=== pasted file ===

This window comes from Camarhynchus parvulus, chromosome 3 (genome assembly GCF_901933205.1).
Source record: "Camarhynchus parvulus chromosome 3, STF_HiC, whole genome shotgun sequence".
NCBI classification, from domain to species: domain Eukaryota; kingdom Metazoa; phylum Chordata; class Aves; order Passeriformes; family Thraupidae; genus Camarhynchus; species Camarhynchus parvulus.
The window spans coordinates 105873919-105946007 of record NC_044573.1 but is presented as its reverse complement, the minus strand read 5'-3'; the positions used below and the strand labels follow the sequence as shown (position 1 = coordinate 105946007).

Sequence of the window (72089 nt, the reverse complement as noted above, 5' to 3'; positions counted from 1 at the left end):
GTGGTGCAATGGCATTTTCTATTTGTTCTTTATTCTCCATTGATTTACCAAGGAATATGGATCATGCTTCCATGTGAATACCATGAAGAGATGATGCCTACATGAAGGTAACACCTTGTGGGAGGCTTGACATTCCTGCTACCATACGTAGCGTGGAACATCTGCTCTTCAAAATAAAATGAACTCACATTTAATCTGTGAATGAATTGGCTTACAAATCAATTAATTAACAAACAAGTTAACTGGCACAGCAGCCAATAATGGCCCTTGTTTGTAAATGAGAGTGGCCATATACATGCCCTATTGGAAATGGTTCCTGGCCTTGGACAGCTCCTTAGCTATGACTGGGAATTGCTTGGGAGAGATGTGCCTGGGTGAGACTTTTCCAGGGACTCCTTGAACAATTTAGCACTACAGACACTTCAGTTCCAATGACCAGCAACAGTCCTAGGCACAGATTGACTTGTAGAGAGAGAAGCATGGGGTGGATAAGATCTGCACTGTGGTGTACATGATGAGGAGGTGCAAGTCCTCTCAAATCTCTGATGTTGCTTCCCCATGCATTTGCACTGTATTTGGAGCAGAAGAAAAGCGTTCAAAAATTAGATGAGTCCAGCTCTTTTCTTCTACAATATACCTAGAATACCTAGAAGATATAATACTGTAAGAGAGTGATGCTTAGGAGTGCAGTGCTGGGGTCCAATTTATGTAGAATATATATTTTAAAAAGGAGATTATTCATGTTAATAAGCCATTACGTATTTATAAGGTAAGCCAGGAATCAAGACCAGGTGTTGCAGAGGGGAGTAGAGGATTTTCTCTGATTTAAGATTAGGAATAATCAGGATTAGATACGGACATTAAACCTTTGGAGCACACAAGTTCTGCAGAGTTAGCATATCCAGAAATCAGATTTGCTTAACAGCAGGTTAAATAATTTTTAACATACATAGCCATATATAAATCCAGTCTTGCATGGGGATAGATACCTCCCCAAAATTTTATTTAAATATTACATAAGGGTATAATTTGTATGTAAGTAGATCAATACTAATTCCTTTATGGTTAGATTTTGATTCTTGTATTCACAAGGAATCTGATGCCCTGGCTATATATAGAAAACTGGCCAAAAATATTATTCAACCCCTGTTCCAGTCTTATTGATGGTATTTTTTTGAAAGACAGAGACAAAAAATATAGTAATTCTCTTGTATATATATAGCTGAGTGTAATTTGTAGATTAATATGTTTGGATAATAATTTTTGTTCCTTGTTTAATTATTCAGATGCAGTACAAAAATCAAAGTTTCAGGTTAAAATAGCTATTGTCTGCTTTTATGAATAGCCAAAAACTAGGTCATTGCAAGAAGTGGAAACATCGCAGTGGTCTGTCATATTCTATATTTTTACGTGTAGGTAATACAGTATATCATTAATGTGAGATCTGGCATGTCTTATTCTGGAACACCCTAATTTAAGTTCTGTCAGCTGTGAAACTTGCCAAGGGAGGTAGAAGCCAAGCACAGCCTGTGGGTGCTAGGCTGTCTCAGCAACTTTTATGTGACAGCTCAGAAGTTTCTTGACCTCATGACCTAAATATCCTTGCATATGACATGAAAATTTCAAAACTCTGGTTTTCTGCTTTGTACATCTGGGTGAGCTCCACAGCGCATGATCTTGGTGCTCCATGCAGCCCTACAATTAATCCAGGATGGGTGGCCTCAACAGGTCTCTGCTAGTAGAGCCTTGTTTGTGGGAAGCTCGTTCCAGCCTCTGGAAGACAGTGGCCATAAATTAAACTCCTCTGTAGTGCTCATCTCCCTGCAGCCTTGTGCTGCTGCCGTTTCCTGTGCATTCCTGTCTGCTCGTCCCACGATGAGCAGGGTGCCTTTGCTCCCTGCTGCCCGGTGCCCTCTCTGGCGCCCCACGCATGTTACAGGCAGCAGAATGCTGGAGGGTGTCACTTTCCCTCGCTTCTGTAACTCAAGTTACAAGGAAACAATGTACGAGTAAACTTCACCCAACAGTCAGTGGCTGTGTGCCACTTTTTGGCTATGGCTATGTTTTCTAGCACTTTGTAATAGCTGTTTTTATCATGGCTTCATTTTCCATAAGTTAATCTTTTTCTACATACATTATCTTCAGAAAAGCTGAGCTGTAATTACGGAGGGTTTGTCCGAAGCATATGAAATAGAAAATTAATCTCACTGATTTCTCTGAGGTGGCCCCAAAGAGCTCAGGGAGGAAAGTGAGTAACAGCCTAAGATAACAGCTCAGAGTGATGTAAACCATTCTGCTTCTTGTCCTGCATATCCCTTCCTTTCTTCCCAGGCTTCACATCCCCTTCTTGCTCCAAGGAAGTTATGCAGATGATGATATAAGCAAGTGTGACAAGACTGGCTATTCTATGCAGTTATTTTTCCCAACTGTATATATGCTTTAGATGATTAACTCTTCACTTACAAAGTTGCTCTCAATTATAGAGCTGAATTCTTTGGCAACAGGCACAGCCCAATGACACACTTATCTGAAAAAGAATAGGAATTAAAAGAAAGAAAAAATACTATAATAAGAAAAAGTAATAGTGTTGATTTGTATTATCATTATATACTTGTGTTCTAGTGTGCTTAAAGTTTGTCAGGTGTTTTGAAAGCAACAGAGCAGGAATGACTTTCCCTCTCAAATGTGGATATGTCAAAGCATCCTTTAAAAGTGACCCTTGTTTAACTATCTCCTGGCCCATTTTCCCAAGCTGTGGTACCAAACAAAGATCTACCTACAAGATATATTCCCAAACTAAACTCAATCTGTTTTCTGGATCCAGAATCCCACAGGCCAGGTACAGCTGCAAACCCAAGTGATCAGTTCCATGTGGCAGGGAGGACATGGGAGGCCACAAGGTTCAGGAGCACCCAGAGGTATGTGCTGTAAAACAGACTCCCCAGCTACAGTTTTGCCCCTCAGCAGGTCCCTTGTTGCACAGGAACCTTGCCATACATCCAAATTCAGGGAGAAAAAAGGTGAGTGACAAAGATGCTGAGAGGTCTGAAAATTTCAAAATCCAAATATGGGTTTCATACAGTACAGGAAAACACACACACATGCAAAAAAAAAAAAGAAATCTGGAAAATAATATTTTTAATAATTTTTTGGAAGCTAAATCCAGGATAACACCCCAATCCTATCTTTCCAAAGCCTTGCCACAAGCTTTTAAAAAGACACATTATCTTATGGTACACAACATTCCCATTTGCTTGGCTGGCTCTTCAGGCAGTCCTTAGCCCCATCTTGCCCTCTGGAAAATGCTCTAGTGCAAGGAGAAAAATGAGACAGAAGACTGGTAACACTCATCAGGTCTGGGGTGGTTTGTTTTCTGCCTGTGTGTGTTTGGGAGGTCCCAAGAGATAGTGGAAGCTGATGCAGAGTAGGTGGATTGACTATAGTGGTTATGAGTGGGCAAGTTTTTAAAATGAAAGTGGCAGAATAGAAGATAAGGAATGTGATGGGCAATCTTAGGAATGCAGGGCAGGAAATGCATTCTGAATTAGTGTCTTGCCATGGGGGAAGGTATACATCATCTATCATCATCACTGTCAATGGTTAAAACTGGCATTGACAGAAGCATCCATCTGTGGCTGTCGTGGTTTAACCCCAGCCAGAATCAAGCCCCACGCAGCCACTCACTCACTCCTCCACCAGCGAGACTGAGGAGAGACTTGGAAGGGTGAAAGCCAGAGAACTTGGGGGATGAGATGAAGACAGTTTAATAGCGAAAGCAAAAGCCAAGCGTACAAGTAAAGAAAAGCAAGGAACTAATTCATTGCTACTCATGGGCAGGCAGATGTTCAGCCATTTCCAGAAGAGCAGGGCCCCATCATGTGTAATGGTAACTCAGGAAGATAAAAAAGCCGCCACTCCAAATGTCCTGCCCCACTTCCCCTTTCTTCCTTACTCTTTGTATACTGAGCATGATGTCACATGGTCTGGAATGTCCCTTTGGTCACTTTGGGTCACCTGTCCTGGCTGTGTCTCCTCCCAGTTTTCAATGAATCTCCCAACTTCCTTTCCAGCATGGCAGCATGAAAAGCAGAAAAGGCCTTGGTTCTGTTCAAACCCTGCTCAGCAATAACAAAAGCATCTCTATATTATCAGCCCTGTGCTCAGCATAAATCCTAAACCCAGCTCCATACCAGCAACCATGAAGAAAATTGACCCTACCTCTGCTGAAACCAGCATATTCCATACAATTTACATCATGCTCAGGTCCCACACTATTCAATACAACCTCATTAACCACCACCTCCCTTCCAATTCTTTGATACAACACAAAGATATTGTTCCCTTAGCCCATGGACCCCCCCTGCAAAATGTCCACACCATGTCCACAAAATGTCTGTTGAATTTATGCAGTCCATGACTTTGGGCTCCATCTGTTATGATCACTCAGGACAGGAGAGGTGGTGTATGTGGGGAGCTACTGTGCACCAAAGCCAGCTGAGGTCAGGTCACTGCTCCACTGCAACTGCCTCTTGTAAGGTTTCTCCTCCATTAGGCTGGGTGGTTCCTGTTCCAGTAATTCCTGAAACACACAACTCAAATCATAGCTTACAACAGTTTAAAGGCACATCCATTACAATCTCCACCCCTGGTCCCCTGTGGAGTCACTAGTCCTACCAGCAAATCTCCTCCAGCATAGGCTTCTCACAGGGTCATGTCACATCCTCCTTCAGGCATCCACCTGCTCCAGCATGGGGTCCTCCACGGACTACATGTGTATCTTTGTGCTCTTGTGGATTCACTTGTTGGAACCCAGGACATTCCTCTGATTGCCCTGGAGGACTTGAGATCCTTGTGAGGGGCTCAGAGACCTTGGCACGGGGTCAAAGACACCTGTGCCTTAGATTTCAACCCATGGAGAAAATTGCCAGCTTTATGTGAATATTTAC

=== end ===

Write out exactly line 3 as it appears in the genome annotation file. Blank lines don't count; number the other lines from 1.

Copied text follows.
NCBI classification, from domain to species: domain Eukaryota; kingdom Metazoa; phylum Chordata; class Aves; order Passeriformes; family Thraupidae; genus Camarhynchus; species Camarhynchus parvulus.